In the second part of the study we wanted to look at the mechanisms
that subserve the relationship between blast and injury to the brain.
There's been quite a bit of research done in this area.
We kind of started this in another fashion.
We modeled our experimental blast on what our military servicemen and women see in the field.
We modeled this actually on 120mm artillery round IED,
so the common IED that was encountered in Iraq.
It packs punch, about 5.8kg of TNT at 5 meters, so it's not a firecracker.
This is a very serious weapon and has done a lot of damage to a lot of people.
A lot of our servicepeople live now because their lungs are protected.
They wear Kevlar vests, and that has actually permitted a lot of these folks
who are exposed, our servicepeople who have been exposed to these type of weapons
to actually survive.
So we built an experimental blast that modeled that.
And, importantly, we protected the chest and allowed the head to be able to move
in the setting, just like our military servicepeople.
When we did this, to our surprise, we found that in these really ordinary laboratory mice
that after a single exposure these same mice
started to develop the same neuropathology that we see in humans.
We were actually shocked to see this.
We were expecting to only be able to do this in special mice,
but lo and behold, we actually saw pretty much the same pathology that I just described to you,
early CTE, in these mice after 2 weeks after exposure to a single blast
and with very little differences from what we see in people.
Not only did we see the pathology, but we also saw the tau accumulation,
and we saw the microvasculopathy that I just described.
We also saw the damage to the axons.
But we saw changes in the physiology of the brain.
The electrical properties of the brain changed.
The nerve conduction was slowed down tremendously,
and the ability to learn and to remember were also severely impaired.
And even the electrical connections between neurons that enable them to talk
so that we can learn and remember were seriously impaired and chronically impaired.
We were not expecting that.
It also appeared to us--our results suggested--these injuries do not resolve.
And in fact, at least in the time period of the study that we conducted the study,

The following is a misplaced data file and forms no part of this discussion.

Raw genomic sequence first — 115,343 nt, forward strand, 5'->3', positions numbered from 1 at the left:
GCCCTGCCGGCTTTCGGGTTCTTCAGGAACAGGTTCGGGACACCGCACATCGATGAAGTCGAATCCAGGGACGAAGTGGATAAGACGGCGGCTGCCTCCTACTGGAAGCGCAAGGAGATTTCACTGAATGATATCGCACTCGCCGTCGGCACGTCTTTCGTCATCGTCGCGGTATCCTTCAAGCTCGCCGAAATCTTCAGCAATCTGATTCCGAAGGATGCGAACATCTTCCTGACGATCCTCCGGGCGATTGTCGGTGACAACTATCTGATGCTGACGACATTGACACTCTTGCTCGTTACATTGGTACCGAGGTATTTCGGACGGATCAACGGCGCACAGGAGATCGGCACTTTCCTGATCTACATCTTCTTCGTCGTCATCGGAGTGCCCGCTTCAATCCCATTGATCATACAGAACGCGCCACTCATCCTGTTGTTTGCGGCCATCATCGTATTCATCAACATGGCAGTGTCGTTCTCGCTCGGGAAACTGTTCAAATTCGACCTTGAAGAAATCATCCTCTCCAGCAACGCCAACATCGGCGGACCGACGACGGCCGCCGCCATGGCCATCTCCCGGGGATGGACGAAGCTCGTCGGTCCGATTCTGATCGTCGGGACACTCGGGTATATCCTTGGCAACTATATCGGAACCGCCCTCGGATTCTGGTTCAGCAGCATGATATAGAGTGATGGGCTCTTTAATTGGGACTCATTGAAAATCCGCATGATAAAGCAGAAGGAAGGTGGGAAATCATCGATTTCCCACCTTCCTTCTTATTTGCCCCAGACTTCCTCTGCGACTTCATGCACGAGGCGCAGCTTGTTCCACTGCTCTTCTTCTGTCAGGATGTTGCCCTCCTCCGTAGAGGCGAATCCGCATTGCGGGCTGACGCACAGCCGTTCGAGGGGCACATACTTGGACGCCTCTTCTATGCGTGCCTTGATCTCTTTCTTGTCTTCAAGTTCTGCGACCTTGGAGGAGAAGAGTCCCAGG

they appear possibly to progress and possibly get worse.
So that was quite alarming to us.
We don't know yet whether that will continue to be the fact
or whether these injuries will ultimately resolve over months or years,
but it did raise our concern that after a single blast that there could be chronic damage
that potentially progressed.
We asked the question, what is it that causes the injury?
And it turned out quite differently than we expected.
We thought it would be the blast wave going through the brain,
and when we measured this, sure enough, the blast wave does go through the brain.
It does so in microseconds, and it does so with very little damage.
What's behind the shock wave is a blast wind,
and the blast wind, even for a modest explosive device like this,
can whip around at 300, 350 miles an hour and it goes back and forth.
If you think about putting your hand out of a car going 80 miles an hour down the highway
and you stick your hand out, you're going to have quite a push back on your hand
as you stick your arm out.
If you bring that up to 350 miles an hour and you oscillate that back and forth
over a period of milliseconds, you will unlikely have an arm attached to your body.
And that's pretty much what we saw here.
We call this the bobblehead effect because the head really does bobble on the neck
in this setting, and that's what causes the damage.
In fact, when we held the head still, we did not see
the long-term neurobehavioral deficits that we saw when the head swung.
So that gives us tremendous confidence that we're onto the right mechanism.
And, importantly, that gives us tremendous optimism that we can now intervene.
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Using animal models in the lab to study the mechanisms of blast-related brain injury, researchers like Dr. Lee Goldstein are feeling optimistic that their findings will lead to viable treatments.
Produced by Brian King, Vicky Youcha, and Erica Queen, BrainLine.
Lee Goldstein, MD, PhD, Dr. Lee Goldstein is an associate professor of Psychiatry, Neurology, Ophthalmology, Pathology and Laboratory Medicine, and Biomedical Engineering at the Alzheimer's Disease Center at Boston University.
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